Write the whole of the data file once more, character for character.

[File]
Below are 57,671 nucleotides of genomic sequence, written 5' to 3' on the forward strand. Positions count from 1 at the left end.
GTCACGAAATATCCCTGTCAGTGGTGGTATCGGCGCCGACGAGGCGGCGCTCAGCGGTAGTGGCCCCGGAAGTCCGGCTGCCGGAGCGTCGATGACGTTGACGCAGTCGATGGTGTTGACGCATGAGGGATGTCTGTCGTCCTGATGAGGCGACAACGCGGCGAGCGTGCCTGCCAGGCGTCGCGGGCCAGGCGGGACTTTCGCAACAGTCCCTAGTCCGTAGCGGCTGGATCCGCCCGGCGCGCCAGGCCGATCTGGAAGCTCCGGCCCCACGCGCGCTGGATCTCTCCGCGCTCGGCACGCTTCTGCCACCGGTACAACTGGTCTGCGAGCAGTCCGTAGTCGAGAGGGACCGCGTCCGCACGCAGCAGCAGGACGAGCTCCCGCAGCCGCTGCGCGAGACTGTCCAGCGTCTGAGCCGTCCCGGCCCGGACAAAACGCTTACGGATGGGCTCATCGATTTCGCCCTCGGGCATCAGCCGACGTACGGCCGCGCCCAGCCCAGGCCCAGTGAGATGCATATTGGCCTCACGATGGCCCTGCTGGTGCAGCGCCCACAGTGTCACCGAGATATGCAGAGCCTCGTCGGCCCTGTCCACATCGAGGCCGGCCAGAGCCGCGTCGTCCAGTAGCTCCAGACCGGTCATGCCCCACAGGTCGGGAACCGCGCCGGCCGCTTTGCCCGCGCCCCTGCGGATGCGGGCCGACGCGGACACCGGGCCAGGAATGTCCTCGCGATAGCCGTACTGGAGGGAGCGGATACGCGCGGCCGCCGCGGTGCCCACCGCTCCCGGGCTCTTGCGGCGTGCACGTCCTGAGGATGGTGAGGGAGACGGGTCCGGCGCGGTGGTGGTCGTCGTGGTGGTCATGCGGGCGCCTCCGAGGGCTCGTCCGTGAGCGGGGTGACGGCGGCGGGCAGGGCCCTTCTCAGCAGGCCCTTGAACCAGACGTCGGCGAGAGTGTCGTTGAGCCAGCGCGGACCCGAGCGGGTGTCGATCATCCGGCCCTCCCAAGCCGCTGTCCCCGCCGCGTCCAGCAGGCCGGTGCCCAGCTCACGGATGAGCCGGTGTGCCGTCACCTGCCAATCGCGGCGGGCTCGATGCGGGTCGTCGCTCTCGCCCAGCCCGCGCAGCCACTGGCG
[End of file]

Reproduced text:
Below are 57,671 nucleotides of genomic sequence, written 5' to 3' on the forward strand. Positions count from 1 at the left end.
GTCACGAAATATCCCTGTCAGTGGTGGTATCGGCGCCGACGAGGCGGCGCTCAGCGGTAGTGGCCCCGGAAGTCCGGCTGCCGGAGCGTCGATGACGTTGACGCAGTCGATGGTGTTGACGCATGAGGGATGTCTGTCGTCCTGATGAGGCGACAACGCGGCGAGCGTGCCTGCCAGGCGTCGCGGGCCAGGCGGGACTTTCGCAACAGTCCCTAGTCCGTAGCGGCTGGATCCGCCCGGCGCGCCAGGCCGATCTGGAAGCTCCGGCCCCACGCGCGCTGGATCTCTCCGCGCTCGGCACGCTTCTGCCACCGGTACAACTGGTCTGCGAGCAGTCCGTAGTCGAGAGGGACCGCGTCCGCACGCAGCAGCAGGACGAGCTCCCGCAGCCGCTGCGCGAGACTGTCCAGCGTCTGAGCCGTCCCGGCCCGGACAAAACGCTTACGGATGGGCTCATCGATTTCGCCCTCGGGCATCAGCCGACGTACGGCCGCGCCCAGCCCAGGCCCAGTGAGATGCATATTGGCCTCACGATGGCCCTGCTGGTGCAGCGCCCACAGTGTCACCGAGATATGCAGAGCCTCGTCGGCCCTGTCCACATCGAGGCCGGCCAGAGCCGCGTCGTCCAGTAGCTCCAGACCGGTCATGCCCCACAGGTCGGGAACCGCGCCGGCCGCTTTGCCCGCGCCCCTGCGGATGCGGGCCGACGCGGACACCGGGCCAGGAATGTCCTCGCGATAGCCGTACTGGAGGGAGCGGATACGCGCGGCCGCCGCGGTGCCCACCGCTCCCGGGCTCTTGCGGCGTGCACGTCCTGAGGATGGTGAGGGAGACGGGTCCGGCGCGGTGGTGGTCGTCGTGGTGGTCATGCGGGCGCCTCCGAGGGCTCGTCCGTGAGCGGGGTGACGGCGGCGGGCAGGGCCCTTCTCAGCAGGCCCTTGAACCAGACGTCGGCGAGAGTGTCGTTGAGCCAGCGCGGACCCGAGCGGGTGTCGATCATCCGGCCCTCCCAAGCCGCTGTCCCCGCCGCGTCCAGCAGGCCGGTGCCCAGCTCACGGATGAGCCGGTGTGCCGTCACCTGCCAATCGCGGCGGGCTCGATGCGGGTCGTCGCTCTCGCCCAGCCCGCGCAGCCACTGGCG